In May of 2008 I started a little experiment called Twit2Fit. The premise was noble and simple. Use the “#twit2fit” hashtag when posting Twitter updates about health and wellness and those seeing the hashtag would give you the appropriate encouragement, support, kudos or motivation. The hashtag caught on and soon after, there were 70-80 tweets per day using it.
In July of 2008 after suggestions from several folks, I launched Twit2Fit.com, a Ning community where those interested could share more than just the 140 character limited notes. Soon, people began to blog, post ideas in the forums, upload pictures and connect with others hoping to improve themselves in some way. (We consider fitness and wellness to be physical, mental, emotional and spiritual. It’s not just an exercise community.)
And a community began to grow.
I get an email or a note on Twit2Fit about once a week or so from someone telling me how much of a difference Twit2Fit has made in their ability to lose weight, go to the gym, etc. It’s great to hear that. One member has lost over 30 pounds and credits the attention and support from the community on Twitter for her persistence. Geoff Livingston, a friend and social media guru, adds #twit2fit to his tweets and has dropped a bunch of weight and gotten back in “playing shape” as it were.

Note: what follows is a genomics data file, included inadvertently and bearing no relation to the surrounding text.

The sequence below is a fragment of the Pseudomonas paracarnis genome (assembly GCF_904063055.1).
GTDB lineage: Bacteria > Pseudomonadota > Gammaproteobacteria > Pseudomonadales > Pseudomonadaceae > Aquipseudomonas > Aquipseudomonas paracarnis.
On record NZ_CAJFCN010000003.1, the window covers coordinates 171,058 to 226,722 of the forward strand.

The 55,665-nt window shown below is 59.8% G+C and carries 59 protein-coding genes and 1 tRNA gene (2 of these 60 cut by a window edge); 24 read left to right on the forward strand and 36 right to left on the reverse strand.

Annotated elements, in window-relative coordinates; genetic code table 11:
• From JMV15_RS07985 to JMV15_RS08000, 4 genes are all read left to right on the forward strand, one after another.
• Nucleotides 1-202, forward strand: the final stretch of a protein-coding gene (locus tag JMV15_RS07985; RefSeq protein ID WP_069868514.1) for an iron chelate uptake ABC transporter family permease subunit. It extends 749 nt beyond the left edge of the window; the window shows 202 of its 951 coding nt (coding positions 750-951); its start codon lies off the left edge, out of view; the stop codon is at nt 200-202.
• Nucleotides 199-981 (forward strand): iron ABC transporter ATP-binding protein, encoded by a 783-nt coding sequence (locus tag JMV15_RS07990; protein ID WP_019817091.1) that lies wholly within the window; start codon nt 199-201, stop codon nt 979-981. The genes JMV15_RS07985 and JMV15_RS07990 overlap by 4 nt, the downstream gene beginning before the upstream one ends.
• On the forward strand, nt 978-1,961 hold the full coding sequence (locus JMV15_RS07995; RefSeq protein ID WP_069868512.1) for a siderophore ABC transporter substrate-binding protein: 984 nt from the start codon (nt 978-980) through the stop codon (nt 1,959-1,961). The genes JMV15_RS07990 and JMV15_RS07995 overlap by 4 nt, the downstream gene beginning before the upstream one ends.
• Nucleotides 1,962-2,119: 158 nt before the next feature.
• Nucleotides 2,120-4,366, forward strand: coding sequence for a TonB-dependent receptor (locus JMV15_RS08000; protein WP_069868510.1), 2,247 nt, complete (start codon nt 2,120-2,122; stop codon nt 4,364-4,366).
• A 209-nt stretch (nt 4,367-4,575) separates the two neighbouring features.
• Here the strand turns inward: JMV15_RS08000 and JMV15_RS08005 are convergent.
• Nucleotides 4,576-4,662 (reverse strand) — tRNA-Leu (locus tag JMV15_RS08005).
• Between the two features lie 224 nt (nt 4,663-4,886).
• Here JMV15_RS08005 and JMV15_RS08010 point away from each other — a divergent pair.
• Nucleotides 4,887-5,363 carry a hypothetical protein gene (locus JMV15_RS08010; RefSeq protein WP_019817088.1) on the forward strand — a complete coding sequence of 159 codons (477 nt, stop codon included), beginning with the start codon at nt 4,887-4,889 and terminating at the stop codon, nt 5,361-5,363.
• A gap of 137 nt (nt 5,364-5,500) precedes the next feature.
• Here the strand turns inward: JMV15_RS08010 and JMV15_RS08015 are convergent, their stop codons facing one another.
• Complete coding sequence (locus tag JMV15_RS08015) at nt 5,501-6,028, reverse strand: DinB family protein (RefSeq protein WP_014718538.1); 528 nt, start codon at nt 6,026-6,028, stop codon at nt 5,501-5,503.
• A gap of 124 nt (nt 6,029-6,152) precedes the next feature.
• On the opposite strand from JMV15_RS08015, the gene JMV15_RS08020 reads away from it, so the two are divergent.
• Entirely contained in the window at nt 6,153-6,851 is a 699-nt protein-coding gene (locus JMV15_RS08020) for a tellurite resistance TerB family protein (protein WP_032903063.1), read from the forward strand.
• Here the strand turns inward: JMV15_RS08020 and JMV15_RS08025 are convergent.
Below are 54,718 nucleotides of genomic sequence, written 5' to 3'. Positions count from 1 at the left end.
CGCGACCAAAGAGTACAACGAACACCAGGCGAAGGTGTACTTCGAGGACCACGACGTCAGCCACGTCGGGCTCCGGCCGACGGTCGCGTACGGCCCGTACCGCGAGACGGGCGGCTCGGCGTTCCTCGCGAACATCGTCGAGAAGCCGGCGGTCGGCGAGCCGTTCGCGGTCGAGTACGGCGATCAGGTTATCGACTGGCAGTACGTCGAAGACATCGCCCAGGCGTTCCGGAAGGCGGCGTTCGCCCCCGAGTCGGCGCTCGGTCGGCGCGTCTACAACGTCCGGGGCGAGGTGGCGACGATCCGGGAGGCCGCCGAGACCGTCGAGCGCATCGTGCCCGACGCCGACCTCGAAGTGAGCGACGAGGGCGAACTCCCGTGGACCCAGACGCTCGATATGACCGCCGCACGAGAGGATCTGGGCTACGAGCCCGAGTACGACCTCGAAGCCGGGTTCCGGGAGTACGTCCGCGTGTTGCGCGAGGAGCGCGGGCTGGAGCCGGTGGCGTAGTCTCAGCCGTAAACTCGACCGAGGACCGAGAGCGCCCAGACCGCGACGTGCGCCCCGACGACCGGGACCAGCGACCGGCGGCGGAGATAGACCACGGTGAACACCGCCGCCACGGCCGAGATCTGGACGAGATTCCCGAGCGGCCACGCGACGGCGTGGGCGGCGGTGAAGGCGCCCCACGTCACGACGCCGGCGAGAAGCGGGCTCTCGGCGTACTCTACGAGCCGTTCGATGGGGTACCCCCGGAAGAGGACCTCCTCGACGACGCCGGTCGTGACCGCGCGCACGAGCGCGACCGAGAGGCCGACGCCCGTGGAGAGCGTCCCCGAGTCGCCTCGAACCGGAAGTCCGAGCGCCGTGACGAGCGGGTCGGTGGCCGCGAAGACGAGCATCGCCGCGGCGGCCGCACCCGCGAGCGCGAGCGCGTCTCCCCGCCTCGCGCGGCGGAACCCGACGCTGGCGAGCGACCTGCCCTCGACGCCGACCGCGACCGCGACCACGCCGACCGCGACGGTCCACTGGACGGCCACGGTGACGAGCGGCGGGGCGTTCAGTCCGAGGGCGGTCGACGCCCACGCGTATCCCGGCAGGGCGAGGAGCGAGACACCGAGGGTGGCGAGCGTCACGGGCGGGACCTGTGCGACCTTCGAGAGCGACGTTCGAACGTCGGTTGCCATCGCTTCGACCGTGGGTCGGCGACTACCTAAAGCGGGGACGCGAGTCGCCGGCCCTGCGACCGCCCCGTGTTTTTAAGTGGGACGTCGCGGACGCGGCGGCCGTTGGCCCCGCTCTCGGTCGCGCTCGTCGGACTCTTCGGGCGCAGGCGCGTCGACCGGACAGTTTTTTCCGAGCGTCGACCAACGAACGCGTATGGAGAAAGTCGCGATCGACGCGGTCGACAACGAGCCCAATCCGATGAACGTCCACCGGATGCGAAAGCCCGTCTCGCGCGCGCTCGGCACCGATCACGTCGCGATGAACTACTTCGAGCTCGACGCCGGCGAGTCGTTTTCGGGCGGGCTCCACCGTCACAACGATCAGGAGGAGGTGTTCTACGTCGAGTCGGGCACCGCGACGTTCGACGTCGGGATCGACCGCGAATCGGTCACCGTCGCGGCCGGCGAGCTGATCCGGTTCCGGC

But for some, namely me, the community hasn’t helped as much. I don’t blame the community. I blame myself. But the relevant point here is not about my weakness for Reese’s Cup Blizzards.
The point is communities have ebbs and flows. People in those communities do as well. The guy or gal that’s gung-ho about your product or service in September may disappear for a while in January. One of your best community resources may only swing by your store or online message board once or twice a week. Or month.
Remember that no matter how much we want our customers and fans to love us, they aren’t going to follow us around like puppies. People have lives, jobs, stresses, other products they love, different communities and social networks to tend to and such. Just because they aren’t wearing your badge quite the way you want them to doesn’t make them less important.
If they’re the kind of customer, fan or friend you want, they’ll come back around. I know I have.